Key findings:

  • After decades of decline, black lung is back. Its resurgence is concentrated in central Appalachia. Younger miners are increasingly getting the most severe, fastest-progressing form of the disease.
  • The system for monitoring miners’ exposure to the dust that causes black lung allows companies to cheat or exploit loopholes.  From 2000 to 2011, the federal Mine Safety and Health Administration, MSHA, received more than 53,000 valid samples showing an underground miner had been exposed to more dust than was allowed, yet the agency issued just under 2,400 violations. This may be attributable, in part, to rules that allow samples to be averaged, potentially masking some miners’ high exposures.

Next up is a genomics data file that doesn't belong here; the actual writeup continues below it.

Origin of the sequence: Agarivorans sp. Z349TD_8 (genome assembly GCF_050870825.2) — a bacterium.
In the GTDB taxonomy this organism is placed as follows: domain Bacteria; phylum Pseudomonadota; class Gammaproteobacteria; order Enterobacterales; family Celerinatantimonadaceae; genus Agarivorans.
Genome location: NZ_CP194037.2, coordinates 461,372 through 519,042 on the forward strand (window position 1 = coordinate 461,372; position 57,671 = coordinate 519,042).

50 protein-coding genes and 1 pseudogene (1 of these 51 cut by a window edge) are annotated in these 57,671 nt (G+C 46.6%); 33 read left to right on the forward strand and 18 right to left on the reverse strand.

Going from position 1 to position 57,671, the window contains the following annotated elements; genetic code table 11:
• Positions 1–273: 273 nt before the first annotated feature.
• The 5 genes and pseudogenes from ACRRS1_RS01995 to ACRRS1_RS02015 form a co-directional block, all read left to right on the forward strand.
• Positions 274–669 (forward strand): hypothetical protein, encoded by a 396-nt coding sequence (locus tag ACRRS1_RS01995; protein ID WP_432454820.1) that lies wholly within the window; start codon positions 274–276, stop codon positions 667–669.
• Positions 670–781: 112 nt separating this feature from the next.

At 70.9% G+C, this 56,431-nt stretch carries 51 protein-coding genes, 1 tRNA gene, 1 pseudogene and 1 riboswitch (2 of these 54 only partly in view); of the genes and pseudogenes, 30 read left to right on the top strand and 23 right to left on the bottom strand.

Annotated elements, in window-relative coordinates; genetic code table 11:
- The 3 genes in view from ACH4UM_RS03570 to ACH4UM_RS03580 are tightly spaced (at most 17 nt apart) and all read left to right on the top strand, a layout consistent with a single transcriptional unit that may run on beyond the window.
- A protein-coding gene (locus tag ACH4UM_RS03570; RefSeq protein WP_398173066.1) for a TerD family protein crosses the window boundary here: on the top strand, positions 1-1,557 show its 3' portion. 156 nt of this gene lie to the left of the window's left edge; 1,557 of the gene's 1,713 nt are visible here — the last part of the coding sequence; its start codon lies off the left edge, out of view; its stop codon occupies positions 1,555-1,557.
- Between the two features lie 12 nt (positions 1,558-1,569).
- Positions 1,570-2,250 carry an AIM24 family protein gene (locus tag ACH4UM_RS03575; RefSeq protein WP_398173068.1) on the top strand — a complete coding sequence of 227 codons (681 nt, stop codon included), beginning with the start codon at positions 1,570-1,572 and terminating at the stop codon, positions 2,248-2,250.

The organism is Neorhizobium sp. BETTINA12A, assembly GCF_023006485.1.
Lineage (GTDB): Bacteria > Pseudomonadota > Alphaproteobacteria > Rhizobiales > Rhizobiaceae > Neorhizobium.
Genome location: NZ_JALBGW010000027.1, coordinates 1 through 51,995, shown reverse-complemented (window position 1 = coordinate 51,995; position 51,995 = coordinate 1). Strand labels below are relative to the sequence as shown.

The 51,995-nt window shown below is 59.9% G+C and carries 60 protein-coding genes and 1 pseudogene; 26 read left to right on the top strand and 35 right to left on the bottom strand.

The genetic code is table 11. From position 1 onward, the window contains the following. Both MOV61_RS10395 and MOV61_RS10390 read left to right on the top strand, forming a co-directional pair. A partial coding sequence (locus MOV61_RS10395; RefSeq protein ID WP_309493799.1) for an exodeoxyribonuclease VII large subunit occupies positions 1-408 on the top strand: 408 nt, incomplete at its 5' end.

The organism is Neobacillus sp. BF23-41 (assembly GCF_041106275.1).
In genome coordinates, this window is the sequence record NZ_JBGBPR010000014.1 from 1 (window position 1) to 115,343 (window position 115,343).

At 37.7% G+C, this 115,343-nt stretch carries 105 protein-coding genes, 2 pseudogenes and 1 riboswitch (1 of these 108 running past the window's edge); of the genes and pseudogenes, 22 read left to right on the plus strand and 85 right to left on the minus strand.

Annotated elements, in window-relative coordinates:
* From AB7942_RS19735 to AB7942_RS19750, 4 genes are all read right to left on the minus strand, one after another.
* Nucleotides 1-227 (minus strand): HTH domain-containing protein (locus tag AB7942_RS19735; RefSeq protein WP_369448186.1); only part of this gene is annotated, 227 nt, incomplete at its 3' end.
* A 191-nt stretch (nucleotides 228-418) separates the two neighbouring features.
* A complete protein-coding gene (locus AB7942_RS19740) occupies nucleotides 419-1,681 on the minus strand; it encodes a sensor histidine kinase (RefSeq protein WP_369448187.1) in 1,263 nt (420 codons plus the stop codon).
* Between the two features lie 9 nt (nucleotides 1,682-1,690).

• Even when companies get caught, they have little to fear. They can take five of their own dust samples to prove compliance, and an MSHA citation goes away. The agency has routinely given companies extra time to fix cited dust problems, granting extensions in 57 percent of cases between 2000 and 2011.
  • Miners have been exposed for years to excessive amounts of toxic silica dust, generated when powerful machines cut through rock.  In each of the past 25 years, the average valid silica sample was above the allowed limit.